As you make investment decisions, pay attention not only to your portfolio and your strategy, but also to how well you’re following your strategy. If FOMO starts to take hold and affect your investing decisions, and you’re paying attention to your strategy, you’ll notice.

At this point, it’s time to step away for the day.

Getting away from the market and focusing on other things will allow time for FOMO to wear off. From there, you’ll be able to start fresh tomorrow with bright eyes, a bushy tail, and a clear mind.


Final Word

FOMO is a devastating emotion. That’s true in terms of investing as well as in life. It’s one of those emotions that can cause you to make all kinds of mistakes, whether in investing, your career, relationships, or budgeting.

The good news is you have the opportunity to address it if you know it exists.

Avoiding FOMO when investing by sticking to a fundamental strategy, taking adequate time to do your research, and knowing when to walk away has the potential to significantly increase your returns.

If you realize that setting your emotions aside is simply too difficult, don’t worry. Look to ETFs and robo-advisors to make your investment decisions for you, protecting you from FOMO and all other emotions that can devastate your portfolio’s returns.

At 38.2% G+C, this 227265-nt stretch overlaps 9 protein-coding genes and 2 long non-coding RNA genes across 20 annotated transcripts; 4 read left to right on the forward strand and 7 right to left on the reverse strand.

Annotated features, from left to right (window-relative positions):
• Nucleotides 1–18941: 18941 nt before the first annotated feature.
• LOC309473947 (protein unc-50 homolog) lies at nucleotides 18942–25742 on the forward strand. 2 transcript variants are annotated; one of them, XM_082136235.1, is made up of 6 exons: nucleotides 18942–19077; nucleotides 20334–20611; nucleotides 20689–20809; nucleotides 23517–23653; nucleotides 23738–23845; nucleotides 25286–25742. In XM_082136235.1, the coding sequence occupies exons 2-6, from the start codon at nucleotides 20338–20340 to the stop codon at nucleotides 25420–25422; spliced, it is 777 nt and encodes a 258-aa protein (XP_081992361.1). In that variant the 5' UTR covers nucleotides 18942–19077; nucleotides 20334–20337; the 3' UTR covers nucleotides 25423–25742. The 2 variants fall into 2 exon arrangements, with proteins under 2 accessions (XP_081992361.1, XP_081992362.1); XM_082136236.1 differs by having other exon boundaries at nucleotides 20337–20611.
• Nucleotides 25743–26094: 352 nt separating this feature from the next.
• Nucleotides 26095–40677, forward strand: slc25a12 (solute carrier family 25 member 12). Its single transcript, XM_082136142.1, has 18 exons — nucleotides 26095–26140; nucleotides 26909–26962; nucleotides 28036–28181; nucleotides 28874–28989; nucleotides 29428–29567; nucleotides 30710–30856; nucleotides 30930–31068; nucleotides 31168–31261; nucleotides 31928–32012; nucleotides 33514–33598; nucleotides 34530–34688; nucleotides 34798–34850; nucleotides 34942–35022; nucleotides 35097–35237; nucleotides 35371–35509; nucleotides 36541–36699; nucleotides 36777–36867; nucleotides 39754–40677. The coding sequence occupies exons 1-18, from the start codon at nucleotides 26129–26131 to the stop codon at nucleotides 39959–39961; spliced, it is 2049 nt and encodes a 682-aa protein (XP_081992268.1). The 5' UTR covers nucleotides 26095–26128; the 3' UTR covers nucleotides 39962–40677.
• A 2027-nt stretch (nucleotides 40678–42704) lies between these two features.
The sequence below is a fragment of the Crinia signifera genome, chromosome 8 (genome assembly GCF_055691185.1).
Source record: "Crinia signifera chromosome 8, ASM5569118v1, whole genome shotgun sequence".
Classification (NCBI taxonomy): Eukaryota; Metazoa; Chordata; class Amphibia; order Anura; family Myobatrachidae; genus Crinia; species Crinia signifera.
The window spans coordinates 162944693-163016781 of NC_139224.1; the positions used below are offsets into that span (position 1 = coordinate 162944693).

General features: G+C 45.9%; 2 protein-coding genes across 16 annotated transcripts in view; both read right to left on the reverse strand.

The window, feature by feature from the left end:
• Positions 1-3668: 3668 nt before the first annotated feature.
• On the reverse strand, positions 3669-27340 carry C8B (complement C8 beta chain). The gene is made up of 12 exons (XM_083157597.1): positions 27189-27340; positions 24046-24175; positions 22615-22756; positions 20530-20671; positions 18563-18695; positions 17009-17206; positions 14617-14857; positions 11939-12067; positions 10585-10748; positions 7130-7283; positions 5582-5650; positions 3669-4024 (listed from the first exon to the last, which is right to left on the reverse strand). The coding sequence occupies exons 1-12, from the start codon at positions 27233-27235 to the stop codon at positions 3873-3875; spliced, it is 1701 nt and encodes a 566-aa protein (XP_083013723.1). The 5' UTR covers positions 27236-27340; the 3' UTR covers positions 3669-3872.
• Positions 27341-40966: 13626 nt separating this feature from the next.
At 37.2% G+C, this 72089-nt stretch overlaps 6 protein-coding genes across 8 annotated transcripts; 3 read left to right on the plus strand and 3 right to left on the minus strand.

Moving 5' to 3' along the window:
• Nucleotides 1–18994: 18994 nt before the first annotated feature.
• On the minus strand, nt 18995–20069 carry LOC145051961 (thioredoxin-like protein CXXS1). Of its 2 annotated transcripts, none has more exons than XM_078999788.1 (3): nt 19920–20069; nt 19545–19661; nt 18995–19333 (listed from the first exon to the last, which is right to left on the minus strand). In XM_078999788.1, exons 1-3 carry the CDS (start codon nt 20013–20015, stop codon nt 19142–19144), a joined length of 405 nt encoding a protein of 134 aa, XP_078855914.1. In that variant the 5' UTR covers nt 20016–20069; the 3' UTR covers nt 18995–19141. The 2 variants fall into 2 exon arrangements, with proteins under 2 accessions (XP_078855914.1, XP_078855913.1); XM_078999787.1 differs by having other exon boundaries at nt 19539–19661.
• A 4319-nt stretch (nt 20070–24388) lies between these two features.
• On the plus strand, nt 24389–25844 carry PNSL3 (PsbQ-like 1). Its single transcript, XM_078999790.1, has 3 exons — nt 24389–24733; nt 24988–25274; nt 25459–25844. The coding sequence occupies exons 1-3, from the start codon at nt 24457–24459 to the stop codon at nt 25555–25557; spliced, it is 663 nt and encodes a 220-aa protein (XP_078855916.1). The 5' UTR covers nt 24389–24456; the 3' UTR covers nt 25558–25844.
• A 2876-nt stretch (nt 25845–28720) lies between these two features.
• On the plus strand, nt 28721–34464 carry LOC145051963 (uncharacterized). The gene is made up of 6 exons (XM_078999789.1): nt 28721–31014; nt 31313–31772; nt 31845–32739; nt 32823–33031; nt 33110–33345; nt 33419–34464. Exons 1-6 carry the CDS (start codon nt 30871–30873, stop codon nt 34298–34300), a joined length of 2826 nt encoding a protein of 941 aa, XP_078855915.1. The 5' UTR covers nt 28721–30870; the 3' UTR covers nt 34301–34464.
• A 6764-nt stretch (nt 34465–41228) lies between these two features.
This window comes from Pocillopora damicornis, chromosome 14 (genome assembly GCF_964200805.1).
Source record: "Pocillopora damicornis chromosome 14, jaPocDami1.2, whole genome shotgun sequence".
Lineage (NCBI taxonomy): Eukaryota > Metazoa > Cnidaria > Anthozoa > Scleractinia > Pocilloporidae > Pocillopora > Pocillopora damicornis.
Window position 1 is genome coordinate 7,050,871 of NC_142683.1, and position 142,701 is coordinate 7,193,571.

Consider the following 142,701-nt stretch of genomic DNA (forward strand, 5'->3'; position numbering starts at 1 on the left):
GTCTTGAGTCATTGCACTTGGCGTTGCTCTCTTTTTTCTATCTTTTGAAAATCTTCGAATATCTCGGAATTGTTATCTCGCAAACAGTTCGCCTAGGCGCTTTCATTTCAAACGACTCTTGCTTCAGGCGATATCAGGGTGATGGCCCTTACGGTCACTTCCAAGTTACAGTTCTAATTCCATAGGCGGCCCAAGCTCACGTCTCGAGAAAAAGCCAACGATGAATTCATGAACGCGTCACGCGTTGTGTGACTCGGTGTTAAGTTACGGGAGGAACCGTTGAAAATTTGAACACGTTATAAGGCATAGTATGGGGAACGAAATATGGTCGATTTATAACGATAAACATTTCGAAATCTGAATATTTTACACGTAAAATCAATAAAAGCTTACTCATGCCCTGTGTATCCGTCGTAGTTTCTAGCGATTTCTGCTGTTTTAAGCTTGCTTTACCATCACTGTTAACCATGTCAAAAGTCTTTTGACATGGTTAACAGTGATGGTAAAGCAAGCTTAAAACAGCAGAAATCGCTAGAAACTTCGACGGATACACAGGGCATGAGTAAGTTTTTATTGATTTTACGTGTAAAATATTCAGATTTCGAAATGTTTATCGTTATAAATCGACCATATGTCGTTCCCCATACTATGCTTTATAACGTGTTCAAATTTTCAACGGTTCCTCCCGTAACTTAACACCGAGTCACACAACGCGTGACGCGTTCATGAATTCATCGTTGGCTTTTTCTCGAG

Joshua Rodriguez
Joshua Rodriguez has worked in the finance and investing industry for more than a decade. In 2012, he decided he was ready to break free from the 9 to 5 rat race. By 2013, he became his own boss and hasn’t looked back since. Today, Joshua enjoys sharing his experience and expertise with up and comers to help enrich the financial lives of the masses rather than fuel the ongoing economic divide. When he’s not writing, helping up and comers in the freelance industry, and making his own investments and wise financial decisions, Joshua enjoys spending time with his wife, son, daughter, and eight large breed dogs. See what Joshua is up to by following his Twitter or contact him through his website, CNA Finance.

What Do You Want To Do
With Your Money?

Make
Money

Explore

Manage
Money

Explore

Save
Money

Explore

Borrow
Money

Explore

Protect
Money

Explore

Invest
Money

Explore